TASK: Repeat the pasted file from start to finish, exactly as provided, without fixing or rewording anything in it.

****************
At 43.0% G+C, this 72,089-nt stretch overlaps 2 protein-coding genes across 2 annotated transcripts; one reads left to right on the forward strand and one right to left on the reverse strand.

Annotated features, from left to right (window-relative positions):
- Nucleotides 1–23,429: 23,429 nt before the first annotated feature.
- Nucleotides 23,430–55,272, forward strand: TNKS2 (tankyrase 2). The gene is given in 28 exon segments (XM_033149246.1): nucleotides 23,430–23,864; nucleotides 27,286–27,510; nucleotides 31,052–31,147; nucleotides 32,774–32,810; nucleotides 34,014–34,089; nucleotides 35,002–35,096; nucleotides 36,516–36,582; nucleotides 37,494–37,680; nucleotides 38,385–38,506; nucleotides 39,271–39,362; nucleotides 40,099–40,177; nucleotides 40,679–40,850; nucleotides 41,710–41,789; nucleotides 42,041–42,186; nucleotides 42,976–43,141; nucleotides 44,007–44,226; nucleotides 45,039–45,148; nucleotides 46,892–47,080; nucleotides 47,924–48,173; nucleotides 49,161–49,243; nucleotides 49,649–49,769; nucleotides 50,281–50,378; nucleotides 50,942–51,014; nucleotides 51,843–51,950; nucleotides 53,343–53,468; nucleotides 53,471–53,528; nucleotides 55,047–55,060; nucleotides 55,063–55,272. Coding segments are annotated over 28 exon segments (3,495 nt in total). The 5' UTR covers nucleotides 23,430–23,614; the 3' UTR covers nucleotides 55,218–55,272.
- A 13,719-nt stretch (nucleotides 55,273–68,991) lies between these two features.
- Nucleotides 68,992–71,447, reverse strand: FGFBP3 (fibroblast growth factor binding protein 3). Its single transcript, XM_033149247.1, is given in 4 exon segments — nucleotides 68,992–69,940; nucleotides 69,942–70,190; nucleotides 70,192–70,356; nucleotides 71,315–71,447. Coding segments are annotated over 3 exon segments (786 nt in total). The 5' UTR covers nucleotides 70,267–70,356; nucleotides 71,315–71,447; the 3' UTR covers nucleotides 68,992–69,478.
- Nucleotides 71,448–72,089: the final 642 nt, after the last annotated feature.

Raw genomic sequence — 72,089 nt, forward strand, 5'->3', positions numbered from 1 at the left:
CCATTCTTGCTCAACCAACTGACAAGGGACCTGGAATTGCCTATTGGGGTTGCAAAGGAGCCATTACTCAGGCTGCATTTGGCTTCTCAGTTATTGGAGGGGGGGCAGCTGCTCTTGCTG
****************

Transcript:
At 43.0% G+C, this 72,089-nt stretch overlaps 2 protein-coding genes across 2 annotated transcripts; one reads left to right on the forward strand and one right to left on the reverse strand.

Annotated features, from left to right (window-relative positions):
- Nucleotides 1–23,429: 23,429 nt before the first annotated feature.
- Nucleotides 23,430–55,272, forward strand: TNKS2 (tankyrase 2). The gene is given in 28 exon segments (XM_033149246.1): nucleotides 23,430–23,864; nucleotides 27,286–27,510; nucleotides 31,052–31,147; nucleotides 32,774–32,810; nucleotides 34,014–34,089; nucleotides 35,002–35,096; nucleotides 36,516–36,582; nucleotides 37,494–37,680; nucleotides 38,385–38,506; nucleotides 39,271–39,362; nucleotides 40,099–40,177; nucleotides 40,679–40,850; nucleotides 41,710–41,789; nucleotides 42,041–42,186; nucleotides 42,976–43,141; nucleotides 44,007–44,226; nucleotides 45,039–45,148; nucleotides 46,892–47,080; nucleotides 47,924–48,173; nucleotides 49,161–49,243; nucleotides 49,649–49,769; nucleotides 50,281–50,378; nucleotides 50,942–51,014; nucleotides 51,843–51,950; nucleotides 53,343–53,468; nucleotides 53,471–53,528; nucleotides 55,047–55,060; nucleotides 55,063–55,272. Coding segments are annotated over 28 exon segments (3,495 nt in total). The 5' UTR covers nucleotides 23,430–23,614; the 3' UTR covers nucleotides 55,218–55,272.
- A 13,719-nt stretch (nucleotides 55,273–68,991) lies between these two features.
- Nucleotides 68,992–71,447, reverse strand: FGFBP3 (fibroblast growth factor binding protein 3). Its single transcript, XM_033149247.1, is given in 4 exon segments — nucleotides 68,992–69,940; nucleotides 69,942–70,190; nucleotides 70,192–70,356; nucleotides 71,315–71,447. Coding segments are annotated over 3 exon segments (786 nt in total). The 5' UTR covers nucleotides 70,267–70,356; nucleotides 71,315–71,447; the 3' UTR covers nucleotides 68,992–69,478.
- Nucleotides 71,448–72,089: the final 642 nt, after the last annotated feature.

Raw genomic sequence — 72,089 nt, forward strand, 5'->3', positions numbered from 1 at the left:
CCATTCTTGCTCAACCAACTGACAAGGGACCTGGAATTGCCTATTGGGGTTGCAAAGGAGCCATTACTCAGGCTGCATTTGGCTTCTCAGTTATTGGAGGGGGGGCAGCTGCTCTTGCTG